Helping Clients Overcome Resistance to Psychotropic Medication: Strategy # 1

overwhelmedWhy are some clients so resistant to the use of psychotropic medication? After all, it is a treatment strategy that has garnered rather widespread acceptance as an option for treating a vast array of mental health maladies isn’t it? Over my next four blog entries, I’ll address four common reasons why clients refuse or even downright resist medication, together with strategies you can utilize to assist them to better comprehend why medication just might be a viable alternative for their condition.

1. The Shame Factor.

Shame is often experienced as the voice in our clients’ head that judges what they do as wrong, inferior or somehow worthless. Clearly these shaming inner voices can do considerable damage to clients’ self esteem. For some clients, this critical judge is continuously providing a negative evaluation of what they are doing, moment-by-moment. If medication is mentioned as a treatment option, negative self-evaluation can kick into overdrive resulting in faulty, illogical conclusions. Two common conclusions that clients reach are: (a) they have failed themselves because their own attempts to remedy their condition haven’t worked, and (b) they must therefore be “really sick.”

How you can help: Work first with the client on the negative self-talk. Emphasize that resolution of their presenting problem is a journey that may include several different directional paths, and that medication is merely one of them. Explain that medications are not necessarily essential and that they are not demeaning or even redemptive. Medications are merely an option to possibly help kick-start symptom improvement, and that they can be discontinued – preferably after consultation with their therapist and the prescriber – if the client so wishes.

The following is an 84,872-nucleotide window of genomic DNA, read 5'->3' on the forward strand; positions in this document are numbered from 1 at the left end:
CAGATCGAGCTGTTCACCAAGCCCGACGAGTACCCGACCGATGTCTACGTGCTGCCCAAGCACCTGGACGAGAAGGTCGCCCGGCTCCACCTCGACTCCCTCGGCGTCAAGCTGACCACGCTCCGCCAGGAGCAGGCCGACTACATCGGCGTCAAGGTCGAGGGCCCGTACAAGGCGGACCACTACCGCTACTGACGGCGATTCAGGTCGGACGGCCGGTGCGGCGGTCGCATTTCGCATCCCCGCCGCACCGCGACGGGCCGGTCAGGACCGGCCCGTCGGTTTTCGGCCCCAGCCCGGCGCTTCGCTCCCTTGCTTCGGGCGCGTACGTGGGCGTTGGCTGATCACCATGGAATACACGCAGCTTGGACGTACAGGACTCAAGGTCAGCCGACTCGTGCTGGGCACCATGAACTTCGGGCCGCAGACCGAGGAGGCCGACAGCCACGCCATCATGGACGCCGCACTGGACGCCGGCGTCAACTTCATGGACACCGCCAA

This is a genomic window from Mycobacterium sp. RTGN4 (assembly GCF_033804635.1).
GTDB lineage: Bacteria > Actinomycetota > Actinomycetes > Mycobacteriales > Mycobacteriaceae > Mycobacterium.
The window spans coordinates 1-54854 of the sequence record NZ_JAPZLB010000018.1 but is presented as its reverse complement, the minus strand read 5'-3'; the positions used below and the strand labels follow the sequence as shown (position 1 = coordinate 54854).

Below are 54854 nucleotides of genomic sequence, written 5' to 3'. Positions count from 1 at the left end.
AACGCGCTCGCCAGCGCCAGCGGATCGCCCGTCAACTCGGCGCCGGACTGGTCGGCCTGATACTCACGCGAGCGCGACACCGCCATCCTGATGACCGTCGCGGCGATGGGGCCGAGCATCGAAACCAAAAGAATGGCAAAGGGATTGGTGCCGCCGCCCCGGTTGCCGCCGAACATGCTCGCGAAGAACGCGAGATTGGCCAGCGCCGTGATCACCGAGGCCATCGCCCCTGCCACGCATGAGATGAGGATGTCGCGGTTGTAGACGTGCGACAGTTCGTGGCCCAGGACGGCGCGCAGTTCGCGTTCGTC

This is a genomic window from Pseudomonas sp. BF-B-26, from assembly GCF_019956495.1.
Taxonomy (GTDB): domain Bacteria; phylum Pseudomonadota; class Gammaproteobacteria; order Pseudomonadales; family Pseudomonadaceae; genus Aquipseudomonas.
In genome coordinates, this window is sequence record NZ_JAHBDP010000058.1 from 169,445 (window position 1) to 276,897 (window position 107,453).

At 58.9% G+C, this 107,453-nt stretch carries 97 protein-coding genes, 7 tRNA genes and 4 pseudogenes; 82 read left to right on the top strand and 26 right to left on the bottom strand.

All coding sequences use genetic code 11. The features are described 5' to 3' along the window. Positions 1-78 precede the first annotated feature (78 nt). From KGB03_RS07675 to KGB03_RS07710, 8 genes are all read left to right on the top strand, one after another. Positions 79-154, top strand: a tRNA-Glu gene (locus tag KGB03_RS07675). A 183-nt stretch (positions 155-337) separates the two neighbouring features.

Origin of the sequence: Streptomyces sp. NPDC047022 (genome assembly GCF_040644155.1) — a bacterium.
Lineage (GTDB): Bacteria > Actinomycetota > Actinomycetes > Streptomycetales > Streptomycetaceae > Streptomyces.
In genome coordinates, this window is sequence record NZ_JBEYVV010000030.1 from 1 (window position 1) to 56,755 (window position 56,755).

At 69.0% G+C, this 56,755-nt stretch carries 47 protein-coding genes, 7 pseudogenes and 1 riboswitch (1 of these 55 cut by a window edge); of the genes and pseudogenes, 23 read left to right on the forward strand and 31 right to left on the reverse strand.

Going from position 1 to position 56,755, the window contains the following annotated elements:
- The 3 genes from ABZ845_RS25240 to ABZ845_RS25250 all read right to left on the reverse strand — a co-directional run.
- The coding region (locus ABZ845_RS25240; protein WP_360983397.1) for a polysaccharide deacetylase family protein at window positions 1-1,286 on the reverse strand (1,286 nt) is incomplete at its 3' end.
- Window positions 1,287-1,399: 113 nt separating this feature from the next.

Joseph Wegmann, R.Ph., LCSW is a licensed clinical pharmacist and a clinical social worker with more than thirty years of experience in the field of psychopharmacology. His diverse professional background in psychopharmacology and counseling affords him a unique perspective on medication management issues. In addition to consulting with numerous psychiatric facilities, he has presented psychopharmacology seminars to thousands of clinicians in 46 states.

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